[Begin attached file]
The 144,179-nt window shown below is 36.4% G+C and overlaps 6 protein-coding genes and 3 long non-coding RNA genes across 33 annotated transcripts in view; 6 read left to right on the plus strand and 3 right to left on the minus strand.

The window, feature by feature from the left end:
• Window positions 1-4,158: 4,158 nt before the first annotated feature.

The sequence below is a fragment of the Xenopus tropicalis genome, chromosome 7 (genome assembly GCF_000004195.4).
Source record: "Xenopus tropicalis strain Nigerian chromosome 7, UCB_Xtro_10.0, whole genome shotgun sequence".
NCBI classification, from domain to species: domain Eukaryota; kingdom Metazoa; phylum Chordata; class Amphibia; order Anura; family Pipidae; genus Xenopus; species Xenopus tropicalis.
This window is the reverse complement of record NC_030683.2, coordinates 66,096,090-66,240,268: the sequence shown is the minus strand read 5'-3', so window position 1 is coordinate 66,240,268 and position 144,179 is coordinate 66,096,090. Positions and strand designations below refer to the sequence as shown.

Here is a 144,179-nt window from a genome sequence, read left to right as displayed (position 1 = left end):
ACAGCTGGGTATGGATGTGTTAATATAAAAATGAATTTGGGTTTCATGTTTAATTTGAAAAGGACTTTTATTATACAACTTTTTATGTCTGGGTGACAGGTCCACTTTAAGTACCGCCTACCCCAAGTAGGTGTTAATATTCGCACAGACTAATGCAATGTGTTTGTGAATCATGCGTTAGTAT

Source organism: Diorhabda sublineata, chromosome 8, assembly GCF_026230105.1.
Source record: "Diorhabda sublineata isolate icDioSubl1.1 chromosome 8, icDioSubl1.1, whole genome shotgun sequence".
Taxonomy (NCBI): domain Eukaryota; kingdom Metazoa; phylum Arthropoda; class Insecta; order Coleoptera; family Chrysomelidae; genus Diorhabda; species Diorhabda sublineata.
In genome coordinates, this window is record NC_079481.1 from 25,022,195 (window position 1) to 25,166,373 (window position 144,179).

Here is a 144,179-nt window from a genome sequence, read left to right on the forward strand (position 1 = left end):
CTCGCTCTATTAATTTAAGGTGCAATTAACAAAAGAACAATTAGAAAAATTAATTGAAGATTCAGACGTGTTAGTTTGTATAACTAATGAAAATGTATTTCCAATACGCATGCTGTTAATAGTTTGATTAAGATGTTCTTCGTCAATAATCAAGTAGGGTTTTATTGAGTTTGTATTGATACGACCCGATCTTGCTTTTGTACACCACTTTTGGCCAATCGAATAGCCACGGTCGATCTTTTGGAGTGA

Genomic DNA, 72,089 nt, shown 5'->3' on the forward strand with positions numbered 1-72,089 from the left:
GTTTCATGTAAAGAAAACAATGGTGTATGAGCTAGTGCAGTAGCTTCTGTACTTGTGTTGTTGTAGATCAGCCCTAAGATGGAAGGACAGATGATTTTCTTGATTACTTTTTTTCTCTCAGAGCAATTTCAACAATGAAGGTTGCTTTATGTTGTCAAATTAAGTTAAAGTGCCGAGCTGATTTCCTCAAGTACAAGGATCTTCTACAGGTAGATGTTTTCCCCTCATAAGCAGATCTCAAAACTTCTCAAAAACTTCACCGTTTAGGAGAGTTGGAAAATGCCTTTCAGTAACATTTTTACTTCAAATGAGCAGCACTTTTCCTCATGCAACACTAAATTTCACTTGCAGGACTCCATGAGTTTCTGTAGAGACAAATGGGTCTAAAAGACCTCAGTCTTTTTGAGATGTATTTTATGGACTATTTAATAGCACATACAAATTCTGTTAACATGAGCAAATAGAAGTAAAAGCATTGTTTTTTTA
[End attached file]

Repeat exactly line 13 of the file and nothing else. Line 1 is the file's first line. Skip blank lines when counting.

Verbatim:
In genome coordinates, this window is record NC_079481.1 from 25,022,195 (window position 1) to 25,166,373 (window position 144,179).